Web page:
David Beckham, the 12-Hour Line to See the Queen, and the Future of the Monarchy
Queen Elizabeth II's lying-in-state began on Monday, before the Queen's coffin had even arrived at Westminster Hall. "The world has not seen a funeral like this,” London Mayor Sadiq Khan said, adding, “We expect to see over the course of the next few days hundreds of thousands of people personally pay their respects to her majesty the Queen."
On September 14, the Queen was transported in a procession from Buckingham Palace to Westminster Hall as thousands of onlookers watched. Since the Hall opened to the public for viewing for 24 hours a day, the line of those waiting to pay their respects has begun to stretch out into historic lengths.
It has now grown to be more than five miles (eight kilometers) with a wait time of over 14 hours since this morning. In an update from the queue tracker on The Department Digital, Culture, Media, and Sport (DCMS), the expected waiting time for the Queen's lying-in-state has gone over 24 hours. It may be difficult to leave the line, even to use the bathroom or to eat, and you can expect to be standing there for almost a day, which is a physically taxing prospect. However, this hasn't seemed to dampen the spirits of those in line.
Even internationally renowned soccer star, David Beckham, took his turn waiting in line with the rest of the country's mourners. Beckham, who was spotted in line on Friday morning, waited for more than 12 hours in line to approach the Queen's coffin in Westminster Hall.
Beckham joined the line in order to share a sense of community with others. "You know something like this today is meant to be shared together," Beckham said to reporters in line. He was spotted buying donuts and sharing them with his fellow queuers.
The scale of the queue is truly historic, now stretching across most of Central London. Although the line is a symbol of grief for many in the country, there are also people expressing their right to protest the monarchy, who are getting arrested. According to the country's domestic law, the right to protest is protected. On Monday morning, the Metropolitan Police of London's Deputy Assistant Commissioner Stuart Cundy said "the public absolutely has the right to protest and we have been making this clear to all officers involved in the extraordinary policing operation currently in place and we will continue to do so."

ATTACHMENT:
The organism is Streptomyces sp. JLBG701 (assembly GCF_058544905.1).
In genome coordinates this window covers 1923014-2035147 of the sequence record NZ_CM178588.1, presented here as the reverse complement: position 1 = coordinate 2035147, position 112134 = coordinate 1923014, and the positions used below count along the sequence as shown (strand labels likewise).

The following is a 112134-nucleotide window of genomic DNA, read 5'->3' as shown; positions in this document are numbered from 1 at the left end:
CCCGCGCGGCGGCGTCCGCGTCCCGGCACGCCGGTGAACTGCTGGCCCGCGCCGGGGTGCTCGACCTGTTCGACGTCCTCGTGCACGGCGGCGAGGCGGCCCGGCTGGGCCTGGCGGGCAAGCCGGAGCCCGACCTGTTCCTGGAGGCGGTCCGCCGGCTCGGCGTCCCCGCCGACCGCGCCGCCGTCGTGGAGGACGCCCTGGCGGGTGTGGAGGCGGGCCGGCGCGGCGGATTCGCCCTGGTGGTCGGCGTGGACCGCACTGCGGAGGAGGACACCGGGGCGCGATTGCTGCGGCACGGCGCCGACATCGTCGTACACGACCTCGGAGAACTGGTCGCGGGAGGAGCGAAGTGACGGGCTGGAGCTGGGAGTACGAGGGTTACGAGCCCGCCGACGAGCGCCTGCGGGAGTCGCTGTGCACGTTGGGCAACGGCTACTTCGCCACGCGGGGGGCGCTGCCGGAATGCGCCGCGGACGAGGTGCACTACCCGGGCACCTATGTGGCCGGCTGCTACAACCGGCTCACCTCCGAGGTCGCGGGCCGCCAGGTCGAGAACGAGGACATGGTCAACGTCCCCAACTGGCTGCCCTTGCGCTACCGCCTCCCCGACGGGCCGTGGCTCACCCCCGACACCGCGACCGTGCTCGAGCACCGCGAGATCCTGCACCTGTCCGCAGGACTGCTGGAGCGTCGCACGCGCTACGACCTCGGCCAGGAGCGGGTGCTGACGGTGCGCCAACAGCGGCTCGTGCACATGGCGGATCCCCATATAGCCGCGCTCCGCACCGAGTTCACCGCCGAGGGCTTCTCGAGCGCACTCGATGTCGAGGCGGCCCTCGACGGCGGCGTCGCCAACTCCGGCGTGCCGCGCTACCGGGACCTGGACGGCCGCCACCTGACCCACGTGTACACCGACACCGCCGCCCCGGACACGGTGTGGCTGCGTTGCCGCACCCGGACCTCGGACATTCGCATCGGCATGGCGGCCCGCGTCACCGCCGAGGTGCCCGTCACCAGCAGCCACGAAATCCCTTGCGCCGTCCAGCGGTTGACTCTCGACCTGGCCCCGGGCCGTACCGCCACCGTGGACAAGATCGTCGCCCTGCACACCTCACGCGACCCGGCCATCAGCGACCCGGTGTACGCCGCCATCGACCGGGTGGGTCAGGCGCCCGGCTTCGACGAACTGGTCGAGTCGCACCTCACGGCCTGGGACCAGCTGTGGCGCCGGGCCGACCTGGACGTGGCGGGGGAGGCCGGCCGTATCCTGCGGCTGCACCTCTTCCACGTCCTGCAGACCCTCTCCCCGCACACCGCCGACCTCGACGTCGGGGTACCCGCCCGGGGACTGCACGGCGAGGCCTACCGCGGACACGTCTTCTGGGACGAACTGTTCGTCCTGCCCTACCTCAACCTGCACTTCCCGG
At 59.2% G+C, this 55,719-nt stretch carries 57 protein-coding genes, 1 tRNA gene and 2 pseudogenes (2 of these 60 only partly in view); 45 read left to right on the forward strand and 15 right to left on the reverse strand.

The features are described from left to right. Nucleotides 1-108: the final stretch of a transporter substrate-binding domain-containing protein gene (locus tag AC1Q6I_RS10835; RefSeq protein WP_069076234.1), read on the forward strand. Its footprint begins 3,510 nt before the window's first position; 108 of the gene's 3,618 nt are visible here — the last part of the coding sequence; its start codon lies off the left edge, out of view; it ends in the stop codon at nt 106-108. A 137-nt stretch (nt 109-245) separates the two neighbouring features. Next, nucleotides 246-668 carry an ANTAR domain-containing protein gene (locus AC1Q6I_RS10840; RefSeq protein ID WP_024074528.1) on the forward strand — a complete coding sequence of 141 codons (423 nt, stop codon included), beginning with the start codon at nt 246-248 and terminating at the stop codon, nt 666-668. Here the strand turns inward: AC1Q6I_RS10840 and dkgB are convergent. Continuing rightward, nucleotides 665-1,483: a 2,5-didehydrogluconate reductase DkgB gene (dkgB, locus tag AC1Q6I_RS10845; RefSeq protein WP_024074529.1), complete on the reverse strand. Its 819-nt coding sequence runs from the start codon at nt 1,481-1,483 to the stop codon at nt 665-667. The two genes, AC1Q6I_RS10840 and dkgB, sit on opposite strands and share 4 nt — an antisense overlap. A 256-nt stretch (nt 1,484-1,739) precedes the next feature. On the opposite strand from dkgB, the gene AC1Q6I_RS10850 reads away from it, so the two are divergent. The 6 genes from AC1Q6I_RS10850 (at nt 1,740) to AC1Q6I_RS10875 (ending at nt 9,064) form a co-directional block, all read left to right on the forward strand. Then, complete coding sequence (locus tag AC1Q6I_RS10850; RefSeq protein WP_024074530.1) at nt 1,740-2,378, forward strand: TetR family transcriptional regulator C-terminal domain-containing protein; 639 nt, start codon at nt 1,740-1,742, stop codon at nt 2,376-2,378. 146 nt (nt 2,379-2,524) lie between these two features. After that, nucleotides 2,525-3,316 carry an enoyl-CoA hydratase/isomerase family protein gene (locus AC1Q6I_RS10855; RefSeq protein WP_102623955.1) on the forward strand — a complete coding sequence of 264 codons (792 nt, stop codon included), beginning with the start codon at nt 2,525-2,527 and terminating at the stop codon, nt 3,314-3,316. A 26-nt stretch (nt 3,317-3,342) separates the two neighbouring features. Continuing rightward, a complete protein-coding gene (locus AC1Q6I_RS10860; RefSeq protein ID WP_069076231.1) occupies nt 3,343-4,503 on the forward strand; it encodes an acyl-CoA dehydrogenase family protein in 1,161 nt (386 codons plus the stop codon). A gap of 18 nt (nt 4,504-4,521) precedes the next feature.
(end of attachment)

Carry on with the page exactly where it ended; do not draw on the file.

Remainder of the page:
This statement was released in response to a video that began to circulate on September 12, of police officers moving a woman holding up a "Not My King" sign in front of the Palace of Westminster. Many other arrests of protestors have been publicized in this week of national mourning. Symon Hill was arrested in Oxford when, in response to a local proclamation of King Charles III's accession, he yelled out "who elected him?" Hill spoke to CNN about his arrest, expressing his disbelief at how quickly he was detained after speaking freely in public.
Anti-monarchy sentiment is as old as the monarchy. The death of Queen Elizabeth II has stirred up outpourings of grief, but along with it, long-held tensions with the country's imperialist past have gained momentum. Protests have taken shape not just domestically, but internationally as well. The South African political party, Economic Freedom Fighters, shared a statement that said "we do not mourn the death of Elizabeth, because to us her death is a reminder of a very tragic period in this country and Africa's history." There have been renewed calls to return the diamond the Great Star of Africa or Cullinan I, which now rests on the Queen's scepter. The gem was mined in South Africa 1905 and seized by colonial authorities.
After the queue is cleared and the national mourning period ends, questions of how the country will come to terms with its continuance of imperialist traditions and its colonial history will linger. The United Kingdom now stands at a precipice of a brand new era, but only time will tell how this new era will be defined.
From: Esquire UK